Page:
Church of Death

By Professor of Deathology Paul Koudounaris

Photos by Paul Koudounaris

The attendant at Santa Maria della Concezione is not the only one in Italy who enjoys the company of the dead. Here, macabre religious sensibilities have given rise to a string of churches and chapels dedicated to, and populated by, the deceased. Visually spectacular and accessible to tourists, Santa Maria della Concezione is the most famous of these. Founded in 1631 and funded by Pope Urban VIII, the dirt-floored basement chapel became a repository for a large store of bones the brothers had brought with them from their previous monastery. Working at night in torchlight processions, the monks moved three hundred horse carts of bones across Rome and into the basement. This mass of remains was stacked along the walls – and added to in the 18th and 19th centuries – with the mummified bodies of their own brethren.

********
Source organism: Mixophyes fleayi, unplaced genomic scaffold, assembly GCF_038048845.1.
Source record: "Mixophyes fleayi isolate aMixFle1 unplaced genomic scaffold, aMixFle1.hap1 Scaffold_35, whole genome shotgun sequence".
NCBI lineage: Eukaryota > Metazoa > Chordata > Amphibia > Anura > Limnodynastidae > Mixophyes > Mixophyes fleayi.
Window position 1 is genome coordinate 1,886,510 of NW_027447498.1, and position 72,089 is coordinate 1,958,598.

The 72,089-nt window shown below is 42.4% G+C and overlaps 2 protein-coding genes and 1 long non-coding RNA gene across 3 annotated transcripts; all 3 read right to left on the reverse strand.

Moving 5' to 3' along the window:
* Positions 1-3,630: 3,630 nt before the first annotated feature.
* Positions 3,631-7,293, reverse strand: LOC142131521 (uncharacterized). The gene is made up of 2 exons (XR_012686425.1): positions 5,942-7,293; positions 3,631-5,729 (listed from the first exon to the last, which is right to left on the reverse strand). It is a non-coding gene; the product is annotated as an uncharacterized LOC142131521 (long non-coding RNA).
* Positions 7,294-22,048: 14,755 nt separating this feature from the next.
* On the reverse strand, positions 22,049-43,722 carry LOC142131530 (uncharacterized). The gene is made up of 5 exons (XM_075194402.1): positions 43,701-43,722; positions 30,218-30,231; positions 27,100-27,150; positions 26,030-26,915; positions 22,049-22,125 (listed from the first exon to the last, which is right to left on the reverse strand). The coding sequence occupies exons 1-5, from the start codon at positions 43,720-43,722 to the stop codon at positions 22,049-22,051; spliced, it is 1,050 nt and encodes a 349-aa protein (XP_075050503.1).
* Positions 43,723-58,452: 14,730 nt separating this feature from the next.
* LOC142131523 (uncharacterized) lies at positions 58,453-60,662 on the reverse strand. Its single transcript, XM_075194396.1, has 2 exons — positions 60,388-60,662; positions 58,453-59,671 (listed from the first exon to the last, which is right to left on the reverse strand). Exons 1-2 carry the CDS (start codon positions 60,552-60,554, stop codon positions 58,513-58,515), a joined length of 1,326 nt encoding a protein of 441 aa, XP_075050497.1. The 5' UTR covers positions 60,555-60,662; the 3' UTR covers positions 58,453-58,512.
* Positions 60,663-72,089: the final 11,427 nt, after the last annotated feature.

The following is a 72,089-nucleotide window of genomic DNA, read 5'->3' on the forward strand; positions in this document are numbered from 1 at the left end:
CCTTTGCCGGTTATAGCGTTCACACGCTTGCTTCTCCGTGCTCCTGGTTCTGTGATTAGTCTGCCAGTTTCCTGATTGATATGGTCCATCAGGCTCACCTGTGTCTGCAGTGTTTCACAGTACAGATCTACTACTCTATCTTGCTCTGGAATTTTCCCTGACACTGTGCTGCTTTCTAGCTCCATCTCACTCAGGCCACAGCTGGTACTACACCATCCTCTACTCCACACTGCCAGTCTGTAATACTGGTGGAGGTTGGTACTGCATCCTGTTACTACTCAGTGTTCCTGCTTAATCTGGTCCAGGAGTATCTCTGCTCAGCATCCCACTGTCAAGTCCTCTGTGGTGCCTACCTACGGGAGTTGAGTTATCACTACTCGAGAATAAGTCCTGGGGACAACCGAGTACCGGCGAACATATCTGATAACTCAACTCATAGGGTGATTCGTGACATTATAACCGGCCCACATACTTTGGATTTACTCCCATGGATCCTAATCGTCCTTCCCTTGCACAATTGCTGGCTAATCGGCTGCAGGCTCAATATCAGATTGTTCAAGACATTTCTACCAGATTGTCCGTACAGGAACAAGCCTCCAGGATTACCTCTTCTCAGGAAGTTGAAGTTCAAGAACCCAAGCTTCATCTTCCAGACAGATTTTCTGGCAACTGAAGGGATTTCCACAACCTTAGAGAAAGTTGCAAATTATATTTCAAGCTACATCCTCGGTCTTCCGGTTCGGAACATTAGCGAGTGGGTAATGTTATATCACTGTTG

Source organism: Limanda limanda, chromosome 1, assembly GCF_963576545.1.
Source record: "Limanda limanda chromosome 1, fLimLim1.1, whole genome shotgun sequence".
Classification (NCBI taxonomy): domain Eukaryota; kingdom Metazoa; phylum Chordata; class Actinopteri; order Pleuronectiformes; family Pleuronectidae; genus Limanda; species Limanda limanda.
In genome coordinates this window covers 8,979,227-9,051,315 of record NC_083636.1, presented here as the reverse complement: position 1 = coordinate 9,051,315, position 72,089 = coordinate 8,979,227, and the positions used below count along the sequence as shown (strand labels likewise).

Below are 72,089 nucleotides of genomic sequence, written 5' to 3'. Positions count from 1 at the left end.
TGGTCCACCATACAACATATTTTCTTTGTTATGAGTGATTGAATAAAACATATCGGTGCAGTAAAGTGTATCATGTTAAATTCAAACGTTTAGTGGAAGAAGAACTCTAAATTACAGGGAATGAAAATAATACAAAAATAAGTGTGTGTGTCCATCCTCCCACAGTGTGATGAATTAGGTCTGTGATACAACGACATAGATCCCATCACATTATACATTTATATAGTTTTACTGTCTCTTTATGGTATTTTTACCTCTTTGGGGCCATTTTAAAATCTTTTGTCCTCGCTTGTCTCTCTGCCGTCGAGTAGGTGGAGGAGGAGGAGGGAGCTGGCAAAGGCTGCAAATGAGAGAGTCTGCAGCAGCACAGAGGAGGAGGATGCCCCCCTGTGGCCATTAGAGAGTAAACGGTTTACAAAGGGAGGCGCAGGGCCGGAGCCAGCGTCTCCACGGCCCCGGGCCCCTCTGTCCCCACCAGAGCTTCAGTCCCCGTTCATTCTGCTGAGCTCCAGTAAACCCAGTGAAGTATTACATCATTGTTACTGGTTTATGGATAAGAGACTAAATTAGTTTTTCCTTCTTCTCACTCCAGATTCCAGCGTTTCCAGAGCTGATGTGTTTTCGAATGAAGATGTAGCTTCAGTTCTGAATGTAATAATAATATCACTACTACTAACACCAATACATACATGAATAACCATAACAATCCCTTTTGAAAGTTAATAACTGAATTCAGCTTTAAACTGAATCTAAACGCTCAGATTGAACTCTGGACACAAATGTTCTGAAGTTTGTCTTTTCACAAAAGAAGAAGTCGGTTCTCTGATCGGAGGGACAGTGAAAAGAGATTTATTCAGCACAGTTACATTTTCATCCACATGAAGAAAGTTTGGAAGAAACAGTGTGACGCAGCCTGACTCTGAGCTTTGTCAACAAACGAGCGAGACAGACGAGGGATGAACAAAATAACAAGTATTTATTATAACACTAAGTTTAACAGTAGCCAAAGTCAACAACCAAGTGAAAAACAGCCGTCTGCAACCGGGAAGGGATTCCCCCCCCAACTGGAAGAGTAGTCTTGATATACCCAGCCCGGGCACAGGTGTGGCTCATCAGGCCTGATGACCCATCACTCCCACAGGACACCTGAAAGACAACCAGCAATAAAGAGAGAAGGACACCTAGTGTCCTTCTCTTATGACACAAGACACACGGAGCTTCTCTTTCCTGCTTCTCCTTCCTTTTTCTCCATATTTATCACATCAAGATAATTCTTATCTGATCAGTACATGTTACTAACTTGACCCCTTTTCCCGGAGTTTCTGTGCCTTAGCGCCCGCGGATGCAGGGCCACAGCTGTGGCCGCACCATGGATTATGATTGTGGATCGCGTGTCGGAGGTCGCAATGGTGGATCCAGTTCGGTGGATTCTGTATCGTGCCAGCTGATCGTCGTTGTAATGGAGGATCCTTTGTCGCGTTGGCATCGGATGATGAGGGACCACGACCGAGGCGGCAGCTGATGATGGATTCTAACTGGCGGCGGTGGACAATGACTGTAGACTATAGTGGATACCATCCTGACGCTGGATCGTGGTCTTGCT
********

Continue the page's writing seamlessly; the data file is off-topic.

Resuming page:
The monks filled several rooms with remains, with the bones used to create an architectural setting in which the mummies were placed. The individual rooms were named after whichever sort of bone formed the predominant decorative motif (“Crypt of the Skulls,” “Crypt of the Pelvises,” “Crypt of the Leg and Thigh Bones,” and the “Crypt of the Three Skeletons”). The mummies themselves were not well-preserved – in some cases the skin is completely gone, but in one instance it hardened so severely as to make the brother look like Leather Face from Texas Chainsaw Massacre – but this deterioration had the effect of adding even further presence to the displays. A chapel was placed at the entrance where Mass was performed twice daily, and the monks would visit the rooms during the evening to pray and contemplate their own mortality. Far from being considered horrific, the display was sanctified by the papal office, and Pius VI even offered a plenary indulgence for visitors. These visitors included the Marquis de Sade, who recorded a trip in his notebooks; he was impressed...

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